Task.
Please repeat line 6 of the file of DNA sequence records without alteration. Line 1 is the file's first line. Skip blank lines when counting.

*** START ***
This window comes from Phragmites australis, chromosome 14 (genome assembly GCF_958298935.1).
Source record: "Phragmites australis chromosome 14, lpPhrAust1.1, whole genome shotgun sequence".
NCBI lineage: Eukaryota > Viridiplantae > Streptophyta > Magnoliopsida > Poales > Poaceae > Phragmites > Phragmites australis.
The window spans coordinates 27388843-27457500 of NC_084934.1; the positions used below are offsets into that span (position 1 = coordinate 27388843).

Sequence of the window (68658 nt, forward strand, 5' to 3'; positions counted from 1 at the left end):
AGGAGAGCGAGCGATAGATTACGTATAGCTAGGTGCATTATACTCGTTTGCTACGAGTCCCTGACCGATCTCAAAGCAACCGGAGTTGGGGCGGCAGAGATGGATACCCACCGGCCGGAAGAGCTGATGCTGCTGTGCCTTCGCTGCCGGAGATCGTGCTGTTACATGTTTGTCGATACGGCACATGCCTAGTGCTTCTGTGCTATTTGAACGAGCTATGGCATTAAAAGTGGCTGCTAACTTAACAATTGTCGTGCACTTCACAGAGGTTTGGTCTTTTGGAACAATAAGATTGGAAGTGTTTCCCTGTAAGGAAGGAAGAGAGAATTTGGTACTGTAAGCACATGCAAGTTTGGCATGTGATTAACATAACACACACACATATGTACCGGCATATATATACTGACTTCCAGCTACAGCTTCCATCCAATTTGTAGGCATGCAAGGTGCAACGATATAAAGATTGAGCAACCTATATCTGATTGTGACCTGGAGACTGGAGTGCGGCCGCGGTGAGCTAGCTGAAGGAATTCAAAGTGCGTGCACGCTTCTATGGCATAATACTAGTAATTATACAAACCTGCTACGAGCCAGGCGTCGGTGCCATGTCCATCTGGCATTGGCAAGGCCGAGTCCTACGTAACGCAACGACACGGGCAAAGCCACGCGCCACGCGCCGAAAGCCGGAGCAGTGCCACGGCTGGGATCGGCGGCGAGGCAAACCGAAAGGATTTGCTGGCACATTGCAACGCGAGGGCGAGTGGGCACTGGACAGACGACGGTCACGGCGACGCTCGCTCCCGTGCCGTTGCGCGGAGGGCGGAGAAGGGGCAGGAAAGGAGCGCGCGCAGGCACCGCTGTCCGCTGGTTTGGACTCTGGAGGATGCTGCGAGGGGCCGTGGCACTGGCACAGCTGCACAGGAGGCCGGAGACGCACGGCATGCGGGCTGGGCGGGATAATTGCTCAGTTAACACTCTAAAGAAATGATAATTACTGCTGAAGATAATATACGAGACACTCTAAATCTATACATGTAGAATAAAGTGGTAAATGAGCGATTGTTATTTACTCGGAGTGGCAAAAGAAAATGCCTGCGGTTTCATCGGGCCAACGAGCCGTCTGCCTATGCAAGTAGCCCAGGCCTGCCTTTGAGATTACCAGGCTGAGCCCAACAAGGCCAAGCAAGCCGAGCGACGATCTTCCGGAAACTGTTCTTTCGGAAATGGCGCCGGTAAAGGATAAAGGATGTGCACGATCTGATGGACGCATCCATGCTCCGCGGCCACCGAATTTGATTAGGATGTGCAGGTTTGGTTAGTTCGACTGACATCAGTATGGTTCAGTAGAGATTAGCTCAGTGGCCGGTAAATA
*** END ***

AGGAGAGCGAGCGATAGATTACGTATAGCTAGGTGCATTATACTCGTTTGCTACGAGTCCCTGACCGATCTCAAAGCAACCGGAGTTGGGGCGGCAGAGATGGATACCCACCGGCCGGAAGAGCTGATGCTGCTGTGCCTTCGCTGCCGGAGATCGTGCTGTTACATGTTTGTCGATACGGCACATGCCTAGTGCTTCTGTGCTATTTGAACGAGCTATGGCATTAAAAGTGGCTGCTAACTTAACAATTGTCGTGCACTTCACAGAGGTTTGGTCTTTTGGAACAATAAGATTGGAAGTGTTTCCCTGTAAGGAAGGAAGAGAGAATTTGGTACTGTAAGCACATGCAAGTTTGGCATGTGATTAACATAACACACACACATATGTACCGGCATATATATACTGACTTCCAGCTACAGCTTCCATCCAATTTGTAGGCATGCAAGGTGCAACGATATAAAGATTGAGCAACCTATATCTGATTGTGACCTGGAGACTGGAGTGCGGCCGCGGTGAGCTAGCTGAAGGAATTCAAAGTGCGTGCACGCTTCTATGGCATAATACTAGTAATTATACAAACCTGCTACGAGCCAGGCGTCGGTGCCATGTCCATCTGGCATTGGCAAGGCCGAGTCCTACGTAACGCAACGACACGGGCAAAGCCACGCGCCACGCGCCGAAAGCCGGAGCAGTGCCACGGCTGGGATCGGCGGCGAGGCAAACCGAAAGGATTTGCTGGCACATTGCAACGCGAGGGCGAGTGGGCACTGGACAGACGACGGTCACGGCGACGCTCGCTCCCGTGCCGTTGCGCGGAGGGCGGAGAAGGGGCAGGAAAGGAGCGCGCGCAGGCACCGCTGTCCGCTGGTTTGGACTCTGGAGGATGCTGCGAGGGGCCGTGGCACTGGCACAGCTGCACAGGAGGCCGGAGACGCACGGCATGCGGGCTGGGCGGGATAATTGCTCAGTTAACACTCTAAAGAAATGATAATTACTGCTGAAGATAATATACGAGACACTCTAAATCTATACATGTAGAATAAAGTGGTAAATGAGCGATTGTTATTTACTCGGAGTGGCAAAAGAAAATGCCTGCGGTTTCATCGGGCCAACGAGCCGTCTGCCTATGCAAGTAGCCCAGGCCTGCCTTTGAGATTACCAGGCTGAGCCCAACAAGGCCAAGCAAGCCGAGCGACGATCTTCCGGAAACTGTTCTTTCGGAAATGGCGCCGGTAAAGGATAAAGGATGTGCACGATCTGATGGACGCATCCATGCTCCGCGGCCACCGAATTTGATTAGGATGTGCAGGTTTGGTTAGTTCGACTGACATCAGTATGGTTCAGTAGAGATTAGCTCAGTGGCCGGTAAATA